Stafford police, mental health workers begin social service pilot program
A collaboration in Stafford Township between police and mental health experts aims to supply new inroads to counseling to people with substance-abuse and psychological challenges.
The idea for "On Point" has been almost 2 years in the making, and along the way a partnership between Ocean Mental Health Services and Stafford Township Police was born.
As Police Chief Thomas Dellane explains, the pilot program currently serves as a referral program.
"If one of our officers comes in contact with a person they believe could benefit from the service, they'll then make the referral," Dellane said. "Then the social worker will go out and follow that up. The bounds of this program are limitless at this point."
An example, Dellane added is when "a parent and child are having some sort of family argument," in which the skills of support professionals outweigh those of police.
Other types of scenarios included in this program are:
- Mental health issues, with follow up to include available programs and treatment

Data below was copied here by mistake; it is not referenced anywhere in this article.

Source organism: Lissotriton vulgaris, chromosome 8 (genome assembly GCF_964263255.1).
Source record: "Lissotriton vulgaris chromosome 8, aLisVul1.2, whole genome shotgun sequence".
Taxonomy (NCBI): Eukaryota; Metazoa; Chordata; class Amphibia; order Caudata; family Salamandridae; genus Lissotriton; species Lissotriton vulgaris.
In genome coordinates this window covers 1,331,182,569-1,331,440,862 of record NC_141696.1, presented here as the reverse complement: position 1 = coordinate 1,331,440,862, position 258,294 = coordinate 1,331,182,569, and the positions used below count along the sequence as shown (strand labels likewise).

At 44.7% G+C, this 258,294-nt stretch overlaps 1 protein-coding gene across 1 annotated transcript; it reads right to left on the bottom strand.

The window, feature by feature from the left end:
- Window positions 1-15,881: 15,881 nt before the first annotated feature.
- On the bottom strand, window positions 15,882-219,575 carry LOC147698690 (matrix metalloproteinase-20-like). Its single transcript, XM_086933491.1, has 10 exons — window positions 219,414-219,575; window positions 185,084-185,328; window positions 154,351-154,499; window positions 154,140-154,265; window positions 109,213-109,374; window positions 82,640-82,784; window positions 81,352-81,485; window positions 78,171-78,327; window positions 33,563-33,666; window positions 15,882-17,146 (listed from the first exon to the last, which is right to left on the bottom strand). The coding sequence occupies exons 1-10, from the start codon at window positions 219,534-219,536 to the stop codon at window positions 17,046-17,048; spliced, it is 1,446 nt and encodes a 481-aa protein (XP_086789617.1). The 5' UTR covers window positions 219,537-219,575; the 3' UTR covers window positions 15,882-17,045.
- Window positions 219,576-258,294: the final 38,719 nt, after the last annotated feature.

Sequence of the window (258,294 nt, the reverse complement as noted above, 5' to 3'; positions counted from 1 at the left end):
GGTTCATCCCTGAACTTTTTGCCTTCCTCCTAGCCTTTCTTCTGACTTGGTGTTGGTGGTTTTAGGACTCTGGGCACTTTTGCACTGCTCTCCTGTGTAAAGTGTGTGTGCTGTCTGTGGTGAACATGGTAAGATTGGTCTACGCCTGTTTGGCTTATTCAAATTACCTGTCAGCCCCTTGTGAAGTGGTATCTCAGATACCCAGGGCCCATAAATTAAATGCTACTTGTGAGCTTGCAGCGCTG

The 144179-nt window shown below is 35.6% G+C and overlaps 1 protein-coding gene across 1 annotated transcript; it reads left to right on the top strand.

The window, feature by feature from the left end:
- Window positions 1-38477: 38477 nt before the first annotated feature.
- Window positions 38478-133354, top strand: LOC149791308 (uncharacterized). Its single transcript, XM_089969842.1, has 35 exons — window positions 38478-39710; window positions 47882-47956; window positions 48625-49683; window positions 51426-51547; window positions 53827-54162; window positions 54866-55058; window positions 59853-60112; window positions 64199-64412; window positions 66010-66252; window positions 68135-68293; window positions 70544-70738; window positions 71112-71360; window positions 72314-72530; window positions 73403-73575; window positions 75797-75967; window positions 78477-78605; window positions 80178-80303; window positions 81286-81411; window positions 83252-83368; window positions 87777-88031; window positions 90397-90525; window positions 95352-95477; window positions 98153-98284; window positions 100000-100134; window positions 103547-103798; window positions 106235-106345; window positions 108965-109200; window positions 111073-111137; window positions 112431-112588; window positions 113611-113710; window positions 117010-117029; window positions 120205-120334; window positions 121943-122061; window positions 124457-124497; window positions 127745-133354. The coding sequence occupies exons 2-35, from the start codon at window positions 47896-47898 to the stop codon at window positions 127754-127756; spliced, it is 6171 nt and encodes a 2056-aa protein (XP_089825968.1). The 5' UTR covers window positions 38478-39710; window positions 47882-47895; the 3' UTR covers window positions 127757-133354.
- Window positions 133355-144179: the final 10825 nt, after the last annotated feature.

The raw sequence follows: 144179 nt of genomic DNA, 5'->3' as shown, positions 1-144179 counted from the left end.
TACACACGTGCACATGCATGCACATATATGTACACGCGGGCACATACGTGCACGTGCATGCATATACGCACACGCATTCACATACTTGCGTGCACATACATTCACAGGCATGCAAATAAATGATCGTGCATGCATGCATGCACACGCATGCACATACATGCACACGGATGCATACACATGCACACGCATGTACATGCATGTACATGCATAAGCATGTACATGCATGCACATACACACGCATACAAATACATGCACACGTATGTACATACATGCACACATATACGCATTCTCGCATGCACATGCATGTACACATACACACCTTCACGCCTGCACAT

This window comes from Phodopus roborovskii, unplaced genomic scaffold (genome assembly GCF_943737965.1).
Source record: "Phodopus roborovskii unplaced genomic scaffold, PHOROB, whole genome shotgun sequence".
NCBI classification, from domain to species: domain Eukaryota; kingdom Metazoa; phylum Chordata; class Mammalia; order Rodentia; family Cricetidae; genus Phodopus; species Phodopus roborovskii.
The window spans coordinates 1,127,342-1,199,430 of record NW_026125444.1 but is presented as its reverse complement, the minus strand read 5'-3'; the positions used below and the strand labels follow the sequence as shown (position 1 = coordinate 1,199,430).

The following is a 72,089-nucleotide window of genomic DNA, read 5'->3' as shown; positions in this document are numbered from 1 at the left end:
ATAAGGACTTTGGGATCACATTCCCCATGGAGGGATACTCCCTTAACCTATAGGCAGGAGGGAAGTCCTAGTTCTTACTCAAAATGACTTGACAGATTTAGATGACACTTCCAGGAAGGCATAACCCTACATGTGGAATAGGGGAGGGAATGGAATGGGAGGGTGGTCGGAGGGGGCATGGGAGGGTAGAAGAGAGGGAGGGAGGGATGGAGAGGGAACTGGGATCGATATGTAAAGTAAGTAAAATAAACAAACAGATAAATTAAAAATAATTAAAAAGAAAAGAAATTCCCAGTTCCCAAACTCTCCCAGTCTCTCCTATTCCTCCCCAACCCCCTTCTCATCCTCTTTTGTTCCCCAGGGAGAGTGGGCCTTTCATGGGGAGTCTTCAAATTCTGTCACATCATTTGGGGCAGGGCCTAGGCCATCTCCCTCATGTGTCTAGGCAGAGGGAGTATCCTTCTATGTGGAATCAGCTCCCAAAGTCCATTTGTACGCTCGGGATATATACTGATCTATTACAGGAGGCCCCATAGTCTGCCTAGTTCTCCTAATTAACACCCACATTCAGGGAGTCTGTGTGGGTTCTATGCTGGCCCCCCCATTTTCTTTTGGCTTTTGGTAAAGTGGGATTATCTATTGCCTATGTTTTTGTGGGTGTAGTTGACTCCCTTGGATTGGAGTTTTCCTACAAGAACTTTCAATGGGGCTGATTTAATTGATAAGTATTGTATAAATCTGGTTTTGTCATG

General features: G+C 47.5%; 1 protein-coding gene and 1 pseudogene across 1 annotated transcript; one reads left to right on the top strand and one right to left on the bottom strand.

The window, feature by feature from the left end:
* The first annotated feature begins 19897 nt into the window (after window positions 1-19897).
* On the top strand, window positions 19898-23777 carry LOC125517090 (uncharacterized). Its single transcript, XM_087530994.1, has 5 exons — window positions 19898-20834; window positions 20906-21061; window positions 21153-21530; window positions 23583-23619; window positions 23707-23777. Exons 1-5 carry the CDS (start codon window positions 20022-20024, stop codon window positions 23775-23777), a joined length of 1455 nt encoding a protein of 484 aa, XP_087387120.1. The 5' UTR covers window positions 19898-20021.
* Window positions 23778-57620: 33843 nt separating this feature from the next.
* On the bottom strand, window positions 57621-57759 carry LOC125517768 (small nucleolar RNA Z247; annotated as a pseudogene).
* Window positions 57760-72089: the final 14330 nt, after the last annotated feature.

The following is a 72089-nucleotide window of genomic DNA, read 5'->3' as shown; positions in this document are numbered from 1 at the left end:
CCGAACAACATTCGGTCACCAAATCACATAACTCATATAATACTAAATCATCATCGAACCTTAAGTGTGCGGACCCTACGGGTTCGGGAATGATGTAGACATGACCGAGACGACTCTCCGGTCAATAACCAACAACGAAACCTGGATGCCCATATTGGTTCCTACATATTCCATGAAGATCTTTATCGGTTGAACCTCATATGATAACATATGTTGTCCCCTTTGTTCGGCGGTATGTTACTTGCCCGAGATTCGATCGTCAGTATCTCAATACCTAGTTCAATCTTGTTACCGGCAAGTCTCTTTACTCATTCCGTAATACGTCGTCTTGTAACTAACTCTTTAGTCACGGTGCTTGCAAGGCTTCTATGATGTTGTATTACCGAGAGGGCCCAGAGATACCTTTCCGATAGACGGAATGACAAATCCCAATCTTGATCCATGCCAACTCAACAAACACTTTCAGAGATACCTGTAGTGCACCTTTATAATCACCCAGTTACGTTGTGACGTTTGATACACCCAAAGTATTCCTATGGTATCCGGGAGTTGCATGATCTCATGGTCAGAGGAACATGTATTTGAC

- Substance abuse issues, with follow up to include available programs and treatment
- Economic hardship, with referral to appropriate social services agencies
- Isolation, particularly of senior citizens
- Health disparities
- Family discord, particularly involving juvenile-parent relations
Sometimes, after a situation is often diffused by an officer, it may require additional attention.
"There [are] a lot of barriers and issues right now with people being able to access services, such as long wait lines, or difficulty navigating the system," said On-Point program coordinator Meghan Corrigan.
If the smaller issues aren't handled right away, it may turn into a much larger one, she adds, and that's another focal point.
"That's what we're really looking to address, is not allow people to escalate to the point of being in some type of crisis where it's requiring a significant amount of police responses," said Corrigan.
With the unrelenting opioid and heroin epidemic in New Jersey, Corrigan adds substance abuse doesn't just affect the user.
"There [are] family, friends, and support systems struggling along with the addicted person," said Corrigan. "We're going to look, and really offer and provide support services and resources to them as well."
Long-term, Dellane hopes to expand the program from having social workers in house on Mondays and Thursdays, to every day, and with some additional funding he has lengthier goals in mind for Ocean County.
"One of the grants that we'd be applying for is more regional," said Dellane. "We anticipate if that's successful we'll be able to expand this program to Toms River, Manchester and possibly Brick Township."
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